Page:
NEW YORK (Reuters Life!) - The evidence is piling up that parents who smoke really should quit — or at least not smoke at home, a study said.
Children who breathe secondhand smoke are more likely to struggle with mental health problems, especially hyperactivity and “bad” behavior, according to the study, published in the Archives of Pediatrics and Adolescent Medicine.
While the findings add urgency to the push for parents to quit smoking or at least smoke outside the home, it remains unclear whether tobacco fumes actually take a toll on childrens’ brains or if something else is at play, said researchers led by Mark Hamer of University College London.
“We know that exposure to secondhand smoke is associated with a lot of physical health problems in children, although the mental health side has not been explored,” Hamer told Reuters Health in an e-mail.
In the United States, two of every three children between the ages of three and 11 are exposed to secondhand smoke. Meanwhile, one in five children aged nine to 17 have been diagnosed with some kind of mental or addictive disorder, according to the U.S. department of Health and Human Services.
Hamer and his colleagues studied 901 nonsmoking British children between the ages of 4 to 8, measuring levels of a byproduct of cigarette fumes in the childrens’ saliva to gauge smoke exposure and having parents fill out a questionnaire about the childrens’ emotional, behavioral and social problems.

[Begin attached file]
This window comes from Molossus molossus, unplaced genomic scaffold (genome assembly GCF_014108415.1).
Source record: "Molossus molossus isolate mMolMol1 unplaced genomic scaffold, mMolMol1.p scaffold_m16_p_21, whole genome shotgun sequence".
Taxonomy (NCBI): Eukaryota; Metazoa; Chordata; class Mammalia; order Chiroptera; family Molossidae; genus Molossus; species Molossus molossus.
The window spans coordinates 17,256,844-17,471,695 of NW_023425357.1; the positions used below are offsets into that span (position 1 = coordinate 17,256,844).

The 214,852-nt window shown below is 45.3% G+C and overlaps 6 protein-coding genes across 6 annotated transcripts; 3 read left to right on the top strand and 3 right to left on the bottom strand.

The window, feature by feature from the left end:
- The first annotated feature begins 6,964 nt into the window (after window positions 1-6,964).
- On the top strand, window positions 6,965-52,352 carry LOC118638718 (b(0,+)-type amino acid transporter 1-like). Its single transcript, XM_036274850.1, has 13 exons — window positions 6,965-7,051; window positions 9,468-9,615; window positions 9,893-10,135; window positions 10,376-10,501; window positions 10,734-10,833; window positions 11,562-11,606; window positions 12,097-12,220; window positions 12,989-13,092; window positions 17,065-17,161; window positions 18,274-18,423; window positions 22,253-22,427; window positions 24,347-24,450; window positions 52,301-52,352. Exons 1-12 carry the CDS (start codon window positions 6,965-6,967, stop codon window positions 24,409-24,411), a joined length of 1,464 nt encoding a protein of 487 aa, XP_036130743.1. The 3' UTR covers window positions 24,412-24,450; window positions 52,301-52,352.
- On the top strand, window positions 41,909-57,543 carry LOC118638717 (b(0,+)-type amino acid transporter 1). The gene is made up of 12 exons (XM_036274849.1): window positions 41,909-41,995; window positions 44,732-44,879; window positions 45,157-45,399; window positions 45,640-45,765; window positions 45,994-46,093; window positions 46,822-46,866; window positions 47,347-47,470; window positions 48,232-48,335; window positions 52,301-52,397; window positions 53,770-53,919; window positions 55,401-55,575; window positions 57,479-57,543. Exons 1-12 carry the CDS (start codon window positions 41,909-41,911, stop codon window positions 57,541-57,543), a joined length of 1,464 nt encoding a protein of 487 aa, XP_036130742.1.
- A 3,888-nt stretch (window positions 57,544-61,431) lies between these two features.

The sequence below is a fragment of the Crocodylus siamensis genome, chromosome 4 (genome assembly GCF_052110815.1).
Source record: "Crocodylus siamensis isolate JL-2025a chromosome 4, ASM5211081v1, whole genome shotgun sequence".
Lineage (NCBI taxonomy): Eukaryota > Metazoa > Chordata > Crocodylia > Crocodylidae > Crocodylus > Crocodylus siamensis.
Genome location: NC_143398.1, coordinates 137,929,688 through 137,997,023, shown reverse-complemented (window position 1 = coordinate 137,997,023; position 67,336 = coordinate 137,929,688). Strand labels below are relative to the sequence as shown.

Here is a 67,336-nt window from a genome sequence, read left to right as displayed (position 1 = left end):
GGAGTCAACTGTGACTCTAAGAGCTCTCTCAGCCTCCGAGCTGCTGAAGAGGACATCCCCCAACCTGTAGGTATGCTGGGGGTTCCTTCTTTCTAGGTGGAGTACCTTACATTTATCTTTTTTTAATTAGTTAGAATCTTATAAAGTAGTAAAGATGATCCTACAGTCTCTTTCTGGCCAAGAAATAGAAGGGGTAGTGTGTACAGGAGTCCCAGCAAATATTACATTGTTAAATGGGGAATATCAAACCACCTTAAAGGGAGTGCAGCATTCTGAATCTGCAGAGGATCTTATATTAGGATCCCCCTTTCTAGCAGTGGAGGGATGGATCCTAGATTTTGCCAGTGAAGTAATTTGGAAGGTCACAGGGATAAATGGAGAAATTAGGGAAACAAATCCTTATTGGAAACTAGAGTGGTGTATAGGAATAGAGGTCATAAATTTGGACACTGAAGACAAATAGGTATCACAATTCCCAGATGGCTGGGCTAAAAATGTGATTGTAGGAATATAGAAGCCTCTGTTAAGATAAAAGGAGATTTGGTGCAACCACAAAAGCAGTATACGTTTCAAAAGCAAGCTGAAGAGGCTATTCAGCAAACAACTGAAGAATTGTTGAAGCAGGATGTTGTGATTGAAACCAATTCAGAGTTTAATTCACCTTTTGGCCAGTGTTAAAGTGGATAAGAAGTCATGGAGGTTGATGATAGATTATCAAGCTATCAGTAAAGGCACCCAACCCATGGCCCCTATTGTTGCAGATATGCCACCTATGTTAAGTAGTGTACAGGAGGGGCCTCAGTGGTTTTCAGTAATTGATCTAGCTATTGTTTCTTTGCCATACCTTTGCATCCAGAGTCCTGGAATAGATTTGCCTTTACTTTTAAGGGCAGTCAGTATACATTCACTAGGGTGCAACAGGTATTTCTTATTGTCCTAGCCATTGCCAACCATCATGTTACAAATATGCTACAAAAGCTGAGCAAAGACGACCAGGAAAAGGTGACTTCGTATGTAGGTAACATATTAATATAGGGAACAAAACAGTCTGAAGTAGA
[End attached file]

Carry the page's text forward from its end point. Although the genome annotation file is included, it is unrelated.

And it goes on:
The more secondhand smoke a child took in, on average, the poorer their mental health — particularly for hyperactivity and conduct disorder, or so-called “bad” behavior, the study said.
Overall, about three percent of all children received “abnormal” scores of 20 or more on the Strengths and Difficulties Questionnaire, a 40-point scale with the highest scores representing the poorest mental health.
Compared to the 101 children who breathed in the least secondhand smoke, the 361 with the most exposure scored an average of 44 percent higher on the questionnaire — 9.2 versus 6.4. Children were most likely to breathe secondhand smoke in their own homes.
The gap remained after researchers accounted for other factors that could affect mental health such as asthma, physical activity and the families’ income and housing situations, although they noted that some unmeasured factor also couldn’t be ruled out.
It also isn’t yet clear how secondhand smoke might trigger mental troubles, though researchers suggested it could be due to genetics or possibly related to smoke’s effects on chemicals in the brain such as dopamine, and Hamer noted further research is needed.
But Michael Weitzman at New York University Medical Center, who was not involved in the study, said the results strengthen the evidence that secondhand smoke, and possibly prenatal exposure to tobacco, causes mental health problems in children.
“Many people now recognize that childrens’ secondhand smoke exposure increases their risk for Sudden Infant Death Syndrome, ear infections and asthma,” he told Reuters Health in an e-mail.
“But secondhand smoke also poses a huge burden on the quality of life of children, their families and the larger society due to increased child mental health problems.”
Reporting by Lynne Peeples at Reuters Health; editing by Elaine Lies